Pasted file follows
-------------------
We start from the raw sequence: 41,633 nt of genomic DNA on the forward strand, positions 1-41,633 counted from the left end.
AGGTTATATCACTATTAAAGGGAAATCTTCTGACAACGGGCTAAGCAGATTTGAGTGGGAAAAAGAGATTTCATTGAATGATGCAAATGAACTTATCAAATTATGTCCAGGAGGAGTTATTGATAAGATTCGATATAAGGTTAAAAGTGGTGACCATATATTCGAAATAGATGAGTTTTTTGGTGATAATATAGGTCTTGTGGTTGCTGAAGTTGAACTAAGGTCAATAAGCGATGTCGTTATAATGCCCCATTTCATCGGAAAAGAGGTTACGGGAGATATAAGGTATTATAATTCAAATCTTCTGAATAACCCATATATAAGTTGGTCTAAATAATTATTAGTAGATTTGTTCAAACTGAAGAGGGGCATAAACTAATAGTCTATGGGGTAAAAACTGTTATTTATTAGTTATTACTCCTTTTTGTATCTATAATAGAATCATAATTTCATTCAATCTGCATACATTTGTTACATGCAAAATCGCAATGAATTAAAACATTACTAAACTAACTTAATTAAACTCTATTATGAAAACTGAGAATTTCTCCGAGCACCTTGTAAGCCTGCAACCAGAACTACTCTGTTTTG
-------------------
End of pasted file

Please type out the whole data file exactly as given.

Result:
We start from the raw sequence: 41,633 nt of genomic DNA on the forward strand, positions 1-41,633 counted from the left end.
AGGTTATATCACTATTAAAGGGAAATCTTCTGACAACGGGCTAAGCAGATTTGAGTGGGAAAAAGAGATTTCATTGAATGATGCAAATGAACTTATCAAATTATGTCCAGGAGGAGTTATTGATAAGATTCGATATAAGGTTAAAAGTGGTGACCATATATTCGAAATAGATGAGTTTTTTGGTGATAATATAGGTCTTGTGGTTGCTGAAGTTGAACTAAGGTCAATAAGCGATGTCGTTATAATGCCCCATTTCATCGGAAAAGAGGTTACGGGAGATATAAGGTATTATAATTCAAATCTTCTGAATAACCCATATATAAGTTGGTCTAAATAATTATTAGTAGATTTGTTCAAACTGAAGAGGGGCATAAACTAATAGTCTATGGGGTAAAAACTGTTATTTATTAGTTATTACTCCTTTTTGTATCTATAATAGAATCATAATTTCATTCAATCTGCATACATTTGTTACATGCAAAATCGCAATGAATTAAAACATTACTAAACTAACTTAATTAAACTCTATTATGAAAACTGAGAATTTCTCCGAGCACCTTGTAAGCCTGCAACCAGAACTACTCTGTTTTG